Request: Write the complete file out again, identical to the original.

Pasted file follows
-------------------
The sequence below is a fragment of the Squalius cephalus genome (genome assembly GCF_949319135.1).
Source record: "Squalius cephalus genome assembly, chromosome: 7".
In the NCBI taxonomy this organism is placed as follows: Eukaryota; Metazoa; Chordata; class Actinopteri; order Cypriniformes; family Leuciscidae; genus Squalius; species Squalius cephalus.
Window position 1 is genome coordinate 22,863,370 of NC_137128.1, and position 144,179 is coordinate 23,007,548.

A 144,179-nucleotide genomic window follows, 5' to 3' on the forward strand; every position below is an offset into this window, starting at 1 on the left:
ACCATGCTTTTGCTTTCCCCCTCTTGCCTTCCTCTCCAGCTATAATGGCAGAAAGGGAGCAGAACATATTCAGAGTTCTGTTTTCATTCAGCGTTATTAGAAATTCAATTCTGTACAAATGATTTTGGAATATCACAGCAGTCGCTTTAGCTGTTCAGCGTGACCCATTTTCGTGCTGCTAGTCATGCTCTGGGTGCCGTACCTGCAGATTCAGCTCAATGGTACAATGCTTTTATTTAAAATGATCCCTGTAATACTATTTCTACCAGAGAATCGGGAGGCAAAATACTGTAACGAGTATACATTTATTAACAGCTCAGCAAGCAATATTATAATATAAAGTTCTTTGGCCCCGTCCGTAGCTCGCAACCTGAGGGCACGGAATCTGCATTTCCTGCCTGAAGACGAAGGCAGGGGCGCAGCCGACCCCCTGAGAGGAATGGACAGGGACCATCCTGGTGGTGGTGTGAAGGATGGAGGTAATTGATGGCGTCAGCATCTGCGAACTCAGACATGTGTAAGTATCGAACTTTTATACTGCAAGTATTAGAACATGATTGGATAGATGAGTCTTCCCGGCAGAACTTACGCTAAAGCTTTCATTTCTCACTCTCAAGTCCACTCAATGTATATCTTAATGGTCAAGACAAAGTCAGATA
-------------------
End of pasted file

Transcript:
The sequence below is a fragment of the Squalius cephalus genome (genome assembly GCF_949319135.1).
Source record: "Squalius cephalus genome assembly, chromosome: 7".
In the NCBI taxonomy this organism is placed as follows: Eukaryota; Metazoa; Chordata; class Actinopteri; order Cypriniformes; family Leuciscidae; genus Squalius; species Squalius cephalus.
Window position 1 is genome coordinate 22,863,370 of NC_137128.1, and position 144,179 is coordinate 23,007,548.

A 144,179-nucleotide genomic window follows, 5' to 3' on the forward strand; every position below is an offset into this window, starting at 1 on the left:
ACCATGCTTTTGCTTTCCCCCTCTTGCCTTCCTCTCCAGCTATAATGGCAGAAAGGGAGCAGAACATATTCAGAGTTCTGTTTTCATTCAGCGTTATTAGAAATTCAATTCTGTACAAATGATTTTGGAATATCACAGCAGTCGCTTTAGCTGTTCAGCGTGACCCATTTTCGTGCTGCTAGTCATGCTCTGGGTGCCGTACCTGCAGATTCAGCTCAATGGTACAATGCTTTTATTTAAAATGATCCCTGTAATACTATTTCTACCAGAGAATCGGGAGGCAAAATACTGTAACGAGTATACATTTATTAACAGCTCAGCAAGCAATATTATAATATAAAGTTCTTTGGCCCCGTCCGTAGCTCGCAACCTGAGGGCACGGAATCTGCATTTCCTGCCTGAAGACGAAGGCAGGGGCGCAGCCGACCCCCTGAGAGGAATGGACAGGGACCATCCTGGTGGTGGTGTGAAGGATGGAGGTAATTGATGGCGTCAGCATCTGCGAACTCAGACATGTGTAAGTATCGAACTTTTATACTGCAAGTATTAGAACATGATTGGATAGATGAGTCTTCCCGGCAGAACTTACGCTAAAGCTTTCATTTCTCACTCTCAAGTCCACTCAATGTATATCTTAATGGTCAAGACAAAGTCAGATA